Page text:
Lessons Learned from This Study
With the support of the John Randolph and Dora Haynes Foundation, we set out to examine, through our pilot study and this report, private support to public education. Although our sample of schools and districts was too small to make definitive conclusions, we nevertheless developed a number of recommendations that could be explored as hypotheses for future research, and as suggestions to consider for future policymaking.
The recommendations that follow offer both broad strategies for raising private support for public education and more-focused strategies to address the specific challenges of securing that support. Later in this chapter, we outline ways in which future research could be approached to expand the existing knowledge of private support to public education.
The recommendations that follow offer some general strategies that may prove useful to schools and districts.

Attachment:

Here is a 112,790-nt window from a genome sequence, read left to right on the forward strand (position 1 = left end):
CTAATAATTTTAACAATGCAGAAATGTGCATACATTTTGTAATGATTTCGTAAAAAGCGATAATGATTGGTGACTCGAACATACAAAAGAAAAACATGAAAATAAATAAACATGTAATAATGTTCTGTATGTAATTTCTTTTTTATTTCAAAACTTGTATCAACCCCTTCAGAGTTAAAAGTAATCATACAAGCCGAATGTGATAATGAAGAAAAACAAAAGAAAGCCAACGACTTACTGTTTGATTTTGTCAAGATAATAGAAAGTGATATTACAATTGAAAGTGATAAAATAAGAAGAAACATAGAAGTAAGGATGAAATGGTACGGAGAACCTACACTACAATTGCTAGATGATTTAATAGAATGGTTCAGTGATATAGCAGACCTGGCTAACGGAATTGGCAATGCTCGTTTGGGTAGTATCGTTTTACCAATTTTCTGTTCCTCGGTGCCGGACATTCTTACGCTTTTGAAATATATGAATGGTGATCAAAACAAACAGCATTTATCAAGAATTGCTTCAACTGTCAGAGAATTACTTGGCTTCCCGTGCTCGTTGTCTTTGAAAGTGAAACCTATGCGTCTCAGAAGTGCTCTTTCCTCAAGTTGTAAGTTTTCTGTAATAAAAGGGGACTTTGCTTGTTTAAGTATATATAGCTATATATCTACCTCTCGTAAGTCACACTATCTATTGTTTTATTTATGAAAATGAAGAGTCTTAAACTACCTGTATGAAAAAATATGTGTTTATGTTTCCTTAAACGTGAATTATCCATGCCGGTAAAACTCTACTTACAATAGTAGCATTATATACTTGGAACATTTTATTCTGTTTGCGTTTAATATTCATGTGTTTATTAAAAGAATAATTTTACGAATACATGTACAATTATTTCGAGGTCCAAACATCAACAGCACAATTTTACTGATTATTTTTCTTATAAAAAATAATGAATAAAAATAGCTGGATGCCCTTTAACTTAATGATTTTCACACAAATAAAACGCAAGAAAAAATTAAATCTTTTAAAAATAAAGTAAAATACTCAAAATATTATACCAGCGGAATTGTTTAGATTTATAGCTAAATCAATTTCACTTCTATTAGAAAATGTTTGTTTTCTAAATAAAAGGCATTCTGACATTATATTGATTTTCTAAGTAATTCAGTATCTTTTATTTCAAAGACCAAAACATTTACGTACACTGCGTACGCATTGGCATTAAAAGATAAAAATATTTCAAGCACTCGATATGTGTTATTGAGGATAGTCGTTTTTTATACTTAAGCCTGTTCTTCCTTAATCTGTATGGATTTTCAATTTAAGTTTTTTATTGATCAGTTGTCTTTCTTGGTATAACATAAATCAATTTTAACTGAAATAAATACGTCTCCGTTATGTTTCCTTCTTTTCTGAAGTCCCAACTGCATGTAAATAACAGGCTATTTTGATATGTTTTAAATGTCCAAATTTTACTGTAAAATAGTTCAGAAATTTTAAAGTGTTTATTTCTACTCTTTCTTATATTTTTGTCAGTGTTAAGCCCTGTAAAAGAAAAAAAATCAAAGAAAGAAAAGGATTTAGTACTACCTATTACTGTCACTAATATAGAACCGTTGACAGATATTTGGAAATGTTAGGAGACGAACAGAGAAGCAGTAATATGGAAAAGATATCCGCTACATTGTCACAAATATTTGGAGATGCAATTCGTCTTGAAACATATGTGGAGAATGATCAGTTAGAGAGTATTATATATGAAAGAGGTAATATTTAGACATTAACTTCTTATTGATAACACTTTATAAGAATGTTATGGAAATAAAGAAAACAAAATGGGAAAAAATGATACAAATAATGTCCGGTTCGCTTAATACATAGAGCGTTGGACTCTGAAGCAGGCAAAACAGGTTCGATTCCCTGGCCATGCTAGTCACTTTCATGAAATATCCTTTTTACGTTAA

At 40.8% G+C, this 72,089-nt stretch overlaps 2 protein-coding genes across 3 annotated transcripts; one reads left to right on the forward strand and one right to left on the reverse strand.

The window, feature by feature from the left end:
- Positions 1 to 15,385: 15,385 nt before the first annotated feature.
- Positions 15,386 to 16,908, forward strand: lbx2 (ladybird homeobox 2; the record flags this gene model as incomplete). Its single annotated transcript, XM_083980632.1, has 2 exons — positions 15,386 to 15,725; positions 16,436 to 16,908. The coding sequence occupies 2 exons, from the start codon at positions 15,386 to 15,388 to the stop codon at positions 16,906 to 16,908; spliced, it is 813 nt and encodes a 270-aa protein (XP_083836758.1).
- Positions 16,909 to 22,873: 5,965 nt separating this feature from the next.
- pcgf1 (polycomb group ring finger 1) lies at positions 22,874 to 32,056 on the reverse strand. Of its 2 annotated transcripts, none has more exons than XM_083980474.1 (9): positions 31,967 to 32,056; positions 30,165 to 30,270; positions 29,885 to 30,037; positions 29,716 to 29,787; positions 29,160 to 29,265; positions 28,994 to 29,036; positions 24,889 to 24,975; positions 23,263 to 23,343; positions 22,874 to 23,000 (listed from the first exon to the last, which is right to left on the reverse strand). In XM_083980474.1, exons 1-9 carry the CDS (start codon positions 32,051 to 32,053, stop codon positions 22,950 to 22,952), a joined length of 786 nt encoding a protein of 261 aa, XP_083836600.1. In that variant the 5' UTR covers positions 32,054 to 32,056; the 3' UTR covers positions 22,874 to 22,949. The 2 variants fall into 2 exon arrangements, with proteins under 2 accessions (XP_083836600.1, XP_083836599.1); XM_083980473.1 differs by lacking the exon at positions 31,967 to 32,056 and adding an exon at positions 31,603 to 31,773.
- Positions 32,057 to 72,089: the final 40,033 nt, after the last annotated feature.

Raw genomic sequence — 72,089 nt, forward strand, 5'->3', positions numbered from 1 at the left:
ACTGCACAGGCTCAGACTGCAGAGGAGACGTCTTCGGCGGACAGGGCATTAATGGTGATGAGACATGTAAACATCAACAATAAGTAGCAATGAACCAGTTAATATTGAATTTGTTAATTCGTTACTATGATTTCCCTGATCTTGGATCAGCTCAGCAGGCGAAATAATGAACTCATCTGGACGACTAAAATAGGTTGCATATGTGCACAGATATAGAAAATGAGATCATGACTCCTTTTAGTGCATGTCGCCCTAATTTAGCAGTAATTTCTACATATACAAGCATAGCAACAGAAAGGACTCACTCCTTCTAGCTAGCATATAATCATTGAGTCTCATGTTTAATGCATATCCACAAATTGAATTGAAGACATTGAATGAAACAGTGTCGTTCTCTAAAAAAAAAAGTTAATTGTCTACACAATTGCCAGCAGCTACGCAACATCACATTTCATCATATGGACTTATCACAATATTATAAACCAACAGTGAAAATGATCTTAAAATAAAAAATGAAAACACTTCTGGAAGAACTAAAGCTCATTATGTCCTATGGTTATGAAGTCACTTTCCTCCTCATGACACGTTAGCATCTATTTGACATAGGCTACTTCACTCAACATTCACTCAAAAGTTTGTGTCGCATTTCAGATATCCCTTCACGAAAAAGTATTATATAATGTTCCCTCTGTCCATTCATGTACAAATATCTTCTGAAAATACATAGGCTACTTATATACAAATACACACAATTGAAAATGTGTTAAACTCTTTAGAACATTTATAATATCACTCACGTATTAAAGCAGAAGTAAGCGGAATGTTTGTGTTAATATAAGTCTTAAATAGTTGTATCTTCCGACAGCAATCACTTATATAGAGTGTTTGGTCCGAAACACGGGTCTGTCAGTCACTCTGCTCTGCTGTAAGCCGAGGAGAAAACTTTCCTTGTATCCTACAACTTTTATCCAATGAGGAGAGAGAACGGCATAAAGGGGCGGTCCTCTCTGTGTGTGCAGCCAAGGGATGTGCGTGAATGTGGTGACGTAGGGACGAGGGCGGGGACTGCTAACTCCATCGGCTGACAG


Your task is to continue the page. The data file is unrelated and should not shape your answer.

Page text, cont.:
One comment we heard repeatedly related to the importance of maintaining continual communication with the community at large. Principals, district super intendents, and other interviewees noted the need for ongoing communication with parents, local businesses, corporate business partners, interested citizens, and other potential givers. This can be accomplished through various modes of communication including phone calls, newsletters, and face-to-face conversa tions, which can be used to inform the community of any special events, the par ticular needs of the schools, or even to just to send a thank-you for involvement with district or school activities. As one principal observed, you need to think about every person you meet every day because that person may some day bring needed resources to a school.